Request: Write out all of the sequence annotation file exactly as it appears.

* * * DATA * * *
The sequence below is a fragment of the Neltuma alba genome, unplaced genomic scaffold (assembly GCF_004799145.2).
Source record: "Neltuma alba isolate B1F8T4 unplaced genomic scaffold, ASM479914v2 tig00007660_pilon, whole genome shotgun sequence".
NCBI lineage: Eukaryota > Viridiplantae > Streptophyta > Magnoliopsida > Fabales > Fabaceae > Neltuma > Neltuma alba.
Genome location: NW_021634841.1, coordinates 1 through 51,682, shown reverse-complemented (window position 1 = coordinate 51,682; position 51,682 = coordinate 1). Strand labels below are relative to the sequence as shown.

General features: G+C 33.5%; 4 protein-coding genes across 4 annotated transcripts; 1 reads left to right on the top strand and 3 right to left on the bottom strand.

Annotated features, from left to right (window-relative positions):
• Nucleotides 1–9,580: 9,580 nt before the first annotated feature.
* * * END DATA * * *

The sequence below is a fragment of the Neltuma alba genome, unplaced genomic scaffold (assembly GCF_004799145.2).
Source record: "Neltuma alba isolate B1F8T4 unplaced genomic scaffold, ASM479914v2 tig00007660_pilon, whole genome shotgun sequence".
NCBI lineage: Eukaryota > Viridiplantae > Streptophyta > Magnoliopsida > Fabales > Fabaceae > Neltuma > Neltuma alba.
Genome location: NW_021634841.1, coordinates 1 through 51,682, shown reverse-complemented (window position 1 = coordinate 51,682; position 51,682 = coordinate 1). Strand labels below are relative to the sequence as shown.

General features: G+C 33.5%; 4 protein-coding genes across 4 annotated transcripts; 1 reads left to right on the top strand and 3 right to left on the bottom strand.

Annotated features, from left to right (window-relative positions):
• Nucleotides 1–9,580: 9,580 nt before the first annotated feature.